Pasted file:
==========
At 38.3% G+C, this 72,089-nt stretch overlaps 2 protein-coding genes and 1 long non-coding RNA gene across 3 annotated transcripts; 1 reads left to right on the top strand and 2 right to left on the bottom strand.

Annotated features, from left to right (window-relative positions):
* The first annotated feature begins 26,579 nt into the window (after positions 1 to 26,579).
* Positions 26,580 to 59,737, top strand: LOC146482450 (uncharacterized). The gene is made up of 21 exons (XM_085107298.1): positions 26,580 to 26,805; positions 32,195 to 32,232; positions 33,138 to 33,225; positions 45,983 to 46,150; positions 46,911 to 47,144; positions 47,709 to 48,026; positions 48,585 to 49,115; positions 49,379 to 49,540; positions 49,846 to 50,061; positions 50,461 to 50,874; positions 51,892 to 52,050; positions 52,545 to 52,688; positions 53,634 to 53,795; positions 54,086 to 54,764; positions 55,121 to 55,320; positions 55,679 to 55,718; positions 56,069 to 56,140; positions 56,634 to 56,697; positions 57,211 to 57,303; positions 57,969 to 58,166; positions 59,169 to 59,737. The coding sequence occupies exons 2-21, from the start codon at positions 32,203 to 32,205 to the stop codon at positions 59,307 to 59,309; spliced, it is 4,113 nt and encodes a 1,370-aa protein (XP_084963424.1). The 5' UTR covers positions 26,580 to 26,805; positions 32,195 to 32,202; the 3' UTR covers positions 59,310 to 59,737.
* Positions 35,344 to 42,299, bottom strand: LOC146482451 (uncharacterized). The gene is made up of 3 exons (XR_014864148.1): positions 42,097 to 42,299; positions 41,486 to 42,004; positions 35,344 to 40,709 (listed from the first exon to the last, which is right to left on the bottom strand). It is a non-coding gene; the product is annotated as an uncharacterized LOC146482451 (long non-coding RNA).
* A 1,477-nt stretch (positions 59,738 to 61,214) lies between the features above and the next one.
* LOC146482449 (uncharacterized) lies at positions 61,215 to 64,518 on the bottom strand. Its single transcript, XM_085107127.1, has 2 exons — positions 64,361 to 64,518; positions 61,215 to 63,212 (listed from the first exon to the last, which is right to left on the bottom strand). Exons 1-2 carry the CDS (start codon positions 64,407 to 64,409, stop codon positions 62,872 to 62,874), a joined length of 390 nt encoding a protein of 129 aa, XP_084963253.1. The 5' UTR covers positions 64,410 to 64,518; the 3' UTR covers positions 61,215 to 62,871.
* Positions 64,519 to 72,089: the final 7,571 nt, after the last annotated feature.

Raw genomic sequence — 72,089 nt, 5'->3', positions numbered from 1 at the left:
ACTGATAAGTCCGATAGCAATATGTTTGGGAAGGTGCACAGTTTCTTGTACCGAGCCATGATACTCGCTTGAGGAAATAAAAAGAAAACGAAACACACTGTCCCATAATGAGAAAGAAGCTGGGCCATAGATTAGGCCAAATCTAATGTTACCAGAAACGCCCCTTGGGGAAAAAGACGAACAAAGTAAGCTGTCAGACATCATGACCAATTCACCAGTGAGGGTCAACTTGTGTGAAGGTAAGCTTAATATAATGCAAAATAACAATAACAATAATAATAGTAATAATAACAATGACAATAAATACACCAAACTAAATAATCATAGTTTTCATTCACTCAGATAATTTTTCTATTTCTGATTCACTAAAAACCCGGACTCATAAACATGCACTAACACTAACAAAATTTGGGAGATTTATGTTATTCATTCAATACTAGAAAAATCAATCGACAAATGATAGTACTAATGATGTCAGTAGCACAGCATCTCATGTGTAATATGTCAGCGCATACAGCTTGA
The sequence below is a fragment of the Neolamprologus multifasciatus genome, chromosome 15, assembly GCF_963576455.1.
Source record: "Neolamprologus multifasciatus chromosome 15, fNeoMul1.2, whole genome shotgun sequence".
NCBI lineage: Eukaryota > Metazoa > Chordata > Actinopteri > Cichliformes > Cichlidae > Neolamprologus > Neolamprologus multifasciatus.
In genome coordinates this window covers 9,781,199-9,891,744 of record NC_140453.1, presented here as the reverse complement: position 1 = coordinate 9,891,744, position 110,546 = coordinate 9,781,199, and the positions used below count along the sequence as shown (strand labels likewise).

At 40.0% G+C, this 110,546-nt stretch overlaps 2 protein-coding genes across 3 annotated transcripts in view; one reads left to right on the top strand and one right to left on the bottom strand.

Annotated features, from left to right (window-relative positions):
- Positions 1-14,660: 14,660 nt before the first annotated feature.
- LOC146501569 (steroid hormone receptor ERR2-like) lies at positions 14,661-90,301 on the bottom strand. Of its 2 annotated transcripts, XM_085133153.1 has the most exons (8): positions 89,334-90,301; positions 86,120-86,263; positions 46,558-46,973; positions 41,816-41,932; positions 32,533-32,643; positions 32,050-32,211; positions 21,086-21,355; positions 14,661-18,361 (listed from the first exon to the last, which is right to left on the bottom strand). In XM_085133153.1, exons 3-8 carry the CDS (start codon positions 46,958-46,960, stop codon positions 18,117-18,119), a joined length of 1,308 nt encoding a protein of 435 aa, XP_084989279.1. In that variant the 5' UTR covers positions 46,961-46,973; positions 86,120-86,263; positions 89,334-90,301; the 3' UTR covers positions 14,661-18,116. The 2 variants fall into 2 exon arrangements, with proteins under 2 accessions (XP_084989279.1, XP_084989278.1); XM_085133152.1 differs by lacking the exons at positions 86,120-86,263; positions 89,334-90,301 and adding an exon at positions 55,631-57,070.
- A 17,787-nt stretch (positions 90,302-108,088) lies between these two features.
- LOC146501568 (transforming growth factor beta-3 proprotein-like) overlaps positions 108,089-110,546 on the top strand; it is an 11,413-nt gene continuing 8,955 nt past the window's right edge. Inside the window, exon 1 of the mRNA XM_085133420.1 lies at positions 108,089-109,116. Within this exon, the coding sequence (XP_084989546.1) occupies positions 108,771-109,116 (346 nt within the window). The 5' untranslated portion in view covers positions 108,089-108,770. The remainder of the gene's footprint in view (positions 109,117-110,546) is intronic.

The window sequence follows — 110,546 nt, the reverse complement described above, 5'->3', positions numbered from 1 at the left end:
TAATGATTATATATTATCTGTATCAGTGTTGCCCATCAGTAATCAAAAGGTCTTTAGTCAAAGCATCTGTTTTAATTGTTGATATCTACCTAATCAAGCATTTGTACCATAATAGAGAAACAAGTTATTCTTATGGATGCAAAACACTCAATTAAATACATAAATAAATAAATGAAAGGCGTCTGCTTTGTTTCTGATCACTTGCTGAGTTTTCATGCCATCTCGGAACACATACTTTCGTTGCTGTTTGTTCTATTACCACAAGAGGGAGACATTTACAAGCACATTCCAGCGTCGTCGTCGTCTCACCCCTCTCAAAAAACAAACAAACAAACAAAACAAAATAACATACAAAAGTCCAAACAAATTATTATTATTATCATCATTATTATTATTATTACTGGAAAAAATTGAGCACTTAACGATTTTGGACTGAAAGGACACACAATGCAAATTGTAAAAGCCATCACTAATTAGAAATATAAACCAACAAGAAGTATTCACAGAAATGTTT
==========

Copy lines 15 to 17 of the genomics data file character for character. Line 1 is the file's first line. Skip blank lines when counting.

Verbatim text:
At 40.0% G+C, this 110,546-nt stretch overlaps 2 protein-coding genes across 3 annotated transcripts in view; one reads left to right on the top strand and one right to left on the bottom strand.

Annotated features, from left to right (window-relative positions):
- Positions 1-14,660: 14,660 nt before the first annotated feature.